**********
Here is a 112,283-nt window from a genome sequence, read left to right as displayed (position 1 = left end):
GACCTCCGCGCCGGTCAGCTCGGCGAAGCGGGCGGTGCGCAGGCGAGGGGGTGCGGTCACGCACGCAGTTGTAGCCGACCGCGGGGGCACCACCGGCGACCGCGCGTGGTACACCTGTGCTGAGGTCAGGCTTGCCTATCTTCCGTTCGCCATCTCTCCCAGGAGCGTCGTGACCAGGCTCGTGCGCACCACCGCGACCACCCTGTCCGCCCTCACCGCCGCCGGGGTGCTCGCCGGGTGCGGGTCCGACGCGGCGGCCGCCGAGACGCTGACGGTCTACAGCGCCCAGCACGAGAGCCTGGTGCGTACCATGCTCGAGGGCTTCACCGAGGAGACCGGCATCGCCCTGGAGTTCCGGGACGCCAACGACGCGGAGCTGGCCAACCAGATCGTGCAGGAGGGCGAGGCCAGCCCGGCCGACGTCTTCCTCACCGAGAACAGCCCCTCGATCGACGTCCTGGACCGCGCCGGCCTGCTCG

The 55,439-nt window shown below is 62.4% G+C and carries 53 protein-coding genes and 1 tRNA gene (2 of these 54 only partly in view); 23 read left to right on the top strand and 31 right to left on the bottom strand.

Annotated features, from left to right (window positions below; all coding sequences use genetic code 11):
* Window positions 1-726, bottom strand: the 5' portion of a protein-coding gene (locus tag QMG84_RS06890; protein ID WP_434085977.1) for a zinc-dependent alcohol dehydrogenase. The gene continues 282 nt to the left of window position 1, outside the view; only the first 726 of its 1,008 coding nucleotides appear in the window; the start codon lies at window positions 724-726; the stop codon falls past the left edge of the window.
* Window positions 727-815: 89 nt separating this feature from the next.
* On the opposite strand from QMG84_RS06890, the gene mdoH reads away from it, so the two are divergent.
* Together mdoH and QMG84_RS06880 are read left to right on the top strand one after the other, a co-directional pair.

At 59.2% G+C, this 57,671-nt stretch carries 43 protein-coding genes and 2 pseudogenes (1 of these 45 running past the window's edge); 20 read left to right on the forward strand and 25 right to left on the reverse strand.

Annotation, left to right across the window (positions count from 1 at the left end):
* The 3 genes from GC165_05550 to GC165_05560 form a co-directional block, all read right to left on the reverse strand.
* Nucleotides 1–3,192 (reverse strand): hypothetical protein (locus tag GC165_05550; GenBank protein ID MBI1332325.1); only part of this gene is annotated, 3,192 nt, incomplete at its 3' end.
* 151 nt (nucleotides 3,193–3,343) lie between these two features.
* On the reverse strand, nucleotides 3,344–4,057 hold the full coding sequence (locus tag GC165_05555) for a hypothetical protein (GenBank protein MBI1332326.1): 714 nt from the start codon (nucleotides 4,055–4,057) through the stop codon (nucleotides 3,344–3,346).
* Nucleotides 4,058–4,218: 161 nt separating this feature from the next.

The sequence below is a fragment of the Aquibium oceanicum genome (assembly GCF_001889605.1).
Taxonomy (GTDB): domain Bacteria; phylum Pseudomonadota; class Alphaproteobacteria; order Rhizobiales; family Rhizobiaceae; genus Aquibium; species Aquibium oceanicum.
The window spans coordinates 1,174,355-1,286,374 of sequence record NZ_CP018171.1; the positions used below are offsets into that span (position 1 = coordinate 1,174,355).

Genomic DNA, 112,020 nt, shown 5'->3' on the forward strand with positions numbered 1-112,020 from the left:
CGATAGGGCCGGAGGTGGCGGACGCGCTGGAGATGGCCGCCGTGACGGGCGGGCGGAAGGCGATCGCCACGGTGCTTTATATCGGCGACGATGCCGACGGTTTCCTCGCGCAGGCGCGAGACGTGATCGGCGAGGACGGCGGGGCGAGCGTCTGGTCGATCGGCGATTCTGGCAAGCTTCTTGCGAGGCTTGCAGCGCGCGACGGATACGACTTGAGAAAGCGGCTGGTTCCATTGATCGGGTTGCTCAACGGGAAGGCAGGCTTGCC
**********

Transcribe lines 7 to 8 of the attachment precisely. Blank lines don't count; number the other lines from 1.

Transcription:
* On the opposite strand from QMG84_RS06890, the gene mdoH reads away from it, so the two are divergent.
* Together mdoH and QMG84_RS06880 are read left to right on the top strand one after the other, a co-directional pair.